Reality television has been generating controversy ever since "An American Family" aired on PBS in 1973 and exposed a family's private life to the public. That controversy was echoed when MTV turned cameras on seven strangers for "The Real World" in 1992. Even now, 10 years after "Survivor's" big debut and reality programming became a staple on broadcast TV as well as a dominant force on cable, people still freak out about it.
"I don't watch reality TV," they say. "I hate reality shows. Reality television sucks."
Some reality TV absolutely sucks, but so do some movies. Heck, a lot of movies suck, even ones that people watch. And not every book is great literature. Some are so trashy and poorly written that they aren't worth the paper they're printed on.
But no one ever says, "I don't read novels. I hate novels. Novels suck." Even people who aren't voracious fiction readers don't go around bragging about not reading novels because they realize how ignorant and stupid that sounds.
It's just as ignorant to dismiss an entire genre of television, one that ranges from utter trash to programs that are better produced and more engaging than scripted series.
In the closet
Often, people who dismiss reality TV are the very same people who contribute to a show's huge ratings. They watch, but are for some reason ashamed and don't want to admit it. There's certainly no reason to embrace or celebrate mediocrity, but spending an hour a week with a guilty pleasure television show is one of the least egregious things imaginable.
People who pretend they don't watch probably fear the judgment of others. Of course, those other people are probably watching reality TV shows too. It seems like a very American thing to judge and condemn something publicly and then do it secretly in private, so perhaps this shouldn't be a surprise. It doesn't make it any less ridiculous, though, for everyone to pretend that no one's watching, say, "American Idol," when it's the most popular TV show in the country.
Other people may not actually realize that they're watching a genre they profess to hate. "I don't watch reality TV," someone might say. "But I do love that 'American Idol.' And did you see 'Hoarders' last night?"
A big tent
It's easy to think of reality shows as those programs that fit into a very narrow definition. A "reality show" might be one that resembles "The Real World," MTV's groundbreaking series that established a lot of the genre's conventions.
The problem may just be with the term — "reality TV" implies a certain kind of low-quality, low-budget, low-brow series — but it's the term we have, and it's unfair to automatically assign those kinds of labels to it. Just try to apply the usual cliche arguments about reality to the final scene of the "Deadliest Catch" episode during which captain Phil Harris dies.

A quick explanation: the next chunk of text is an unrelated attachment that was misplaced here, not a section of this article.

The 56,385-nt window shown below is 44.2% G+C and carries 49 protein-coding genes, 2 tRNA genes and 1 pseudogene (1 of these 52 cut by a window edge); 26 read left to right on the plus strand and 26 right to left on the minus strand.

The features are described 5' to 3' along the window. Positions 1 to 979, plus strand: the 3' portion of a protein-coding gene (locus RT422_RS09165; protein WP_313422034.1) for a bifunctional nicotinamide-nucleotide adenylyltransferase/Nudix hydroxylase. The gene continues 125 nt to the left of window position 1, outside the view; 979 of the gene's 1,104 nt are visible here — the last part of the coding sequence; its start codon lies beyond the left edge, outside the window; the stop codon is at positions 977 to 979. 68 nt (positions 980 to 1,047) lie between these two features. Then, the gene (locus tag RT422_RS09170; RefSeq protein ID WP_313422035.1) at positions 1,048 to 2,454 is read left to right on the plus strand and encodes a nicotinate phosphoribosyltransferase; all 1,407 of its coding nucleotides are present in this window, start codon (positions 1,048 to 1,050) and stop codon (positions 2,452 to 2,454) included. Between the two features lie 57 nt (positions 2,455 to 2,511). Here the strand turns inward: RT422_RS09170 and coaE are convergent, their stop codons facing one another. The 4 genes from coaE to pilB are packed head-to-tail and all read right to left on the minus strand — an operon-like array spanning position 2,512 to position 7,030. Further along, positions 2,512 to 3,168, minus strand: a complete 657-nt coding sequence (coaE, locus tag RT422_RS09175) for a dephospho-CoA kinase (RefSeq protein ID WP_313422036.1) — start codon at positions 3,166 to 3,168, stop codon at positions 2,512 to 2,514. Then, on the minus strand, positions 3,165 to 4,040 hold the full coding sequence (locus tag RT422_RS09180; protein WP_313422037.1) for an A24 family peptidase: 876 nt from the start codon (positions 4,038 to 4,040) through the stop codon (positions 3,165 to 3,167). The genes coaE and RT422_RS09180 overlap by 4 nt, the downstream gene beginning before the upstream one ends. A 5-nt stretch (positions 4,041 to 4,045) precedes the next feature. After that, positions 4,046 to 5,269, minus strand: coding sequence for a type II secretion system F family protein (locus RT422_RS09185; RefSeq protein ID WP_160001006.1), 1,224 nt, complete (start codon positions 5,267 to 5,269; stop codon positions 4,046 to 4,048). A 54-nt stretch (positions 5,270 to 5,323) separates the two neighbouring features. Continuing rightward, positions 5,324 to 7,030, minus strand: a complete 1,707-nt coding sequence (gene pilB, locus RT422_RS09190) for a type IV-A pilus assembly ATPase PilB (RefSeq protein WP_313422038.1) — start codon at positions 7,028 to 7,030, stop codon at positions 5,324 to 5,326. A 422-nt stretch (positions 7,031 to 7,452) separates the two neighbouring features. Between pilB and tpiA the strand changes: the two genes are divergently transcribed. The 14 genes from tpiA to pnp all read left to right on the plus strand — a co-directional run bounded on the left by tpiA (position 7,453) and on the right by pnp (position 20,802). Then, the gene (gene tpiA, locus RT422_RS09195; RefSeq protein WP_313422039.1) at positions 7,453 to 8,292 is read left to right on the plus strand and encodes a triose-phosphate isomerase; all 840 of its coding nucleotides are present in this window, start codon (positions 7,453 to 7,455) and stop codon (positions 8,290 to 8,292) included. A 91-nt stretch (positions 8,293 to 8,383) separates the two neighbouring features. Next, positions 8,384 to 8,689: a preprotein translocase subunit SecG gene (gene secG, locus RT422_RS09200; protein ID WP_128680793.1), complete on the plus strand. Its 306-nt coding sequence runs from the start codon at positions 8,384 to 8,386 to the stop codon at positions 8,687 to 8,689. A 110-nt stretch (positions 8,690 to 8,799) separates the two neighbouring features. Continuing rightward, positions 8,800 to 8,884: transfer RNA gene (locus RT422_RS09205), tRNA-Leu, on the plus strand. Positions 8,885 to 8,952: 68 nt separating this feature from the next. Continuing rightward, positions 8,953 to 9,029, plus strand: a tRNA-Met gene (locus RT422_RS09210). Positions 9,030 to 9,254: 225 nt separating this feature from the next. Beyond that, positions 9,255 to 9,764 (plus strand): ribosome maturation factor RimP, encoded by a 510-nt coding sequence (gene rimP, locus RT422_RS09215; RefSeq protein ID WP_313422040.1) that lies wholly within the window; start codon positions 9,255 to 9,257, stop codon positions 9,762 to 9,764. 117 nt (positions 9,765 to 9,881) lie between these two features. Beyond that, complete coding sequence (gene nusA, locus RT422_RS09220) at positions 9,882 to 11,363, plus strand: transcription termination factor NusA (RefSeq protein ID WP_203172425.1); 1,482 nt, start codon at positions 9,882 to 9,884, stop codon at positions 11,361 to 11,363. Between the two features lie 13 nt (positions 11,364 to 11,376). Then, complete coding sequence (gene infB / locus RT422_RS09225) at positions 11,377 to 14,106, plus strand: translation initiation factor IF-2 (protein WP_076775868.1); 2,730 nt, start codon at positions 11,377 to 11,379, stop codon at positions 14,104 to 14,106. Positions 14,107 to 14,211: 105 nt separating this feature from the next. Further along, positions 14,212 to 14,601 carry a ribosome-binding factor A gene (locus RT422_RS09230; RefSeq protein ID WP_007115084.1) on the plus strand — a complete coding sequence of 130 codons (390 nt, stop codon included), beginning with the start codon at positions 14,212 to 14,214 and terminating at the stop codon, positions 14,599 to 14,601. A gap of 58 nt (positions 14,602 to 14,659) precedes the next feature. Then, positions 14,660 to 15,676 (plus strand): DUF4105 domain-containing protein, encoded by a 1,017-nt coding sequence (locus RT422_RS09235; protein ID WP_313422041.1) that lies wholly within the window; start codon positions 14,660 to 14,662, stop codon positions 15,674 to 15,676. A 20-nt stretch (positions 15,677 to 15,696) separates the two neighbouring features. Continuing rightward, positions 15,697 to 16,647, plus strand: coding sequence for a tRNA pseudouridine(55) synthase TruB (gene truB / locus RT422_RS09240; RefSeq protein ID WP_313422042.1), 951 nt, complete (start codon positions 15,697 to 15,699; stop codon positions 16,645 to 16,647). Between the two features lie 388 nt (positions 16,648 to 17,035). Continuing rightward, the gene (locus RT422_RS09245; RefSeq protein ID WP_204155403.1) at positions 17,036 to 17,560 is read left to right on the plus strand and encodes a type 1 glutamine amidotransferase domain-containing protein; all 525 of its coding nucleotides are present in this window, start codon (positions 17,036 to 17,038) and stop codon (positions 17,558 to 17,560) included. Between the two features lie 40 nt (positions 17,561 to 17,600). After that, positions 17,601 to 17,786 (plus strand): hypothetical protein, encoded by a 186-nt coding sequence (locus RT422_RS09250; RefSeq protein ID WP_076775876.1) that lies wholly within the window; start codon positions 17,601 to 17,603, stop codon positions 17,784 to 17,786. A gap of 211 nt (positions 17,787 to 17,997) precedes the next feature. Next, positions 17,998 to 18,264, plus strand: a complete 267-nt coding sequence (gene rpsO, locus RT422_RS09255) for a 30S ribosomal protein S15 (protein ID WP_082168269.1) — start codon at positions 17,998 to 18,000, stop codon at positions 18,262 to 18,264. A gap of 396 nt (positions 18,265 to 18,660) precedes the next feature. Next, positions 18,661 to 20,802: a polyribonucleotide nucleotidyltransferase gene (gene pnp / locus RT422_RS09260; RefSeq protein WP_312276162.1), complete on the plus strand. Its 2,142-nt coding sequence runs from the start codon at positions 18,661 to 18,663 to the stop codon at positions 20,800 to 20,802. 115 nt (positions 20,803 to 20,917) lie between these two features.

Reality TV is a big tent that includes all episodic, unscripted, nonfiction television shows, from Discovery's "Deadliest Catch" to MTV's "Jersey Shore" to Food Network's "Cupcake Wars," from ABC's "The Bachelor" to MTV's "Teen Mom" to Bravo's "Real Housewives" to NBC's "Apprentice."
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Some reality shows are competitions, some are docudramas and some are competitions that feel like a docudrama. Even within in a narrower subcategory such as competitions, there's an incredible range of options. How do you compare CBS' "Survivor" to Bravo's "Top Chef" or Fox's "American Idol"? Heck, how do you compare "Survivor" to "The Amazing Race"? It's tough to do — and the Emmys increasingly have a problem because the shows are so difficult to compare.
Make a choice
That's the best part about reality TV, though: There's an incredible range and a surprising amount of diversity in subject matter, formats and approaches. Some shows are light, entertaining fun; some are dramatic and emotional; others teach you something about the world or its inhabitants.
There's so much that it's impossible to watch it all, and therefore we have the ability to choose. We can choose to watch only the best series, the ones where producers and networks have spent time and money to craft beautiful programming about real people.
We can choose to ignore the awful stuff — or we can watch the awful stuff and celebrate its awfulness, laughing about it with our friends and with fellow viewers. And yes, it's possible to choose to watch none of it at all.
But whatever that choice is, we shouldn't automatically dismiss an entire genre of television that's here to stay.
is a writer, TV critic and editor of reality blurred. Follow him on and .